Many scholars believed that the use of the atomic bomb on Japan would lead to more uses of the bomb on other countries. This is what many scholars wrote during and after the bombings. Dr. Rudolph Winnacker, a member of the history departments of the Universities of Michigan and Nebraska, stated that he was against the use of the bomb. Winnacker asserts his position by quoting Albert Einstein:

Before the raid on Hiroshima, leading physicists urged the War Department not to use the bomb against defenseless women and children. The war could have been won without it. The decision was made in consideration of possible future loss of American lives-and now we have to consider possible loss in future atomic bombings of millions of lives. The American decision may have been a fatal error, for men accustom themselves to thinking a weapon which was used once can be used again…(Winnacker)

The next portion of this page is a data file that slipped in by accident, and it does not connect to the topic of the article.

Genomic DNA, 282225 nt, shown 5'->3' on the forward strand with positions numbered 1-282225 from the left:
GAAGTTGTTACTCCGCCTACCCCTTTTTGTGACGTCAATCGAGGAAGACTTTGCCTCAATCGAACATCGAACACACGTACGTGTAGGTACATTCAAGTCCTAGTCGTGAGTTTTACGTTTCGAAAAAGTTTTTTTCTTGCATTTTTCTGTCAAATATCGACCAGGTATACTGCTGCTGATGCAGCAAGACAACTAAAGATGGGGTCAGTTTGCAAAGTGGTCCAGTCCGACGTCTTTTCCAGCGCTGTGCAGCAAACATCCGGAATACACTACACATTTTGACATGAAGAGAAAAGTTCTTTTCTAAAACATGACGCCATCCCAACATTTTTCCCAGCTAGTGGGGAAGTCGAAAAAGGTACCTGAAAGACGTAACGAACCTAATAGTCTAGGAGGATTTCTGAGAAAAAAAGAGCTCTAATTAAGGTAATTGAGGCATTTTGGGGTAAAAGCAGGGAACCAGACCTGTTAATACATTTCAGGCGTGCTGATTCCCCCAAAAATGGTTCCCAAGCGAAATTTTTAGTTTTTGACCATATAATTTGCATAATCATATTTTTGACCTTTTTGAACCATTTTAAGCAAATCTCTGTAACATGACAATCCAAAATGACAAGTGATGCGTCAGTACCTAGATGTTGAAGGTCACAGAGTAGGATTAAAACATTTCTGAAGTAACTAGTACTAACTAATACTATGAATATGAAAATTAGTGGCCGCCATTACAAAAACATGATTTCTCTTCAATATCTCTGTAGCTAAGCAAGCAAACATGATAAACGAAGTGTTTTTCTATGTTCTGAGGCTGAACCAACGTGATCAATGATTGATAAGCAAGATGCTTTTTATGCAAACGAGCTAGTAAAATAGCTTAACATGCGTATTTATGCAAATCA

History has shown that this statement is inaccurate. The atomic bombings of Japan remain the only times a country has used an atomic bomb against another country. As Einstein says, President Truman made the decision to use the bomb to avoid the loss of more American lives. Because millions of more lives have not been taken due to other nuclear attacks, it’s safe to say it was a good decision at the time. In addition, Ellergy C. Stowell, author of “The Laws of War and the Atomic Bomb” writes that it is a false notion that war is supposed to be fair, and that the discovery of a new weapon shouldn’t be regarded as an unfair or treacherous act. The simple truth is that during times of war, the country with the best technological and military will win. In W.W. II, this was the United States. Winnacker’s argument that the bomb wasn’t necessary is incorrect and invalid. Peter Kross provides many details of the time, such as intercepted communications by the United States from Japan stating that Japan was moving many soldier’s inland in anticipation of an attack. Albert Einstein gave the United States the information they needed in the late 1930s to develop the bomb before the Germans had any chance. And Stowell makes a great point that technological advantages are what makes a country stronger than the other. Overall, these arguments are stronger and better than Winnacker’s argument that Japan was going to surrender anyways.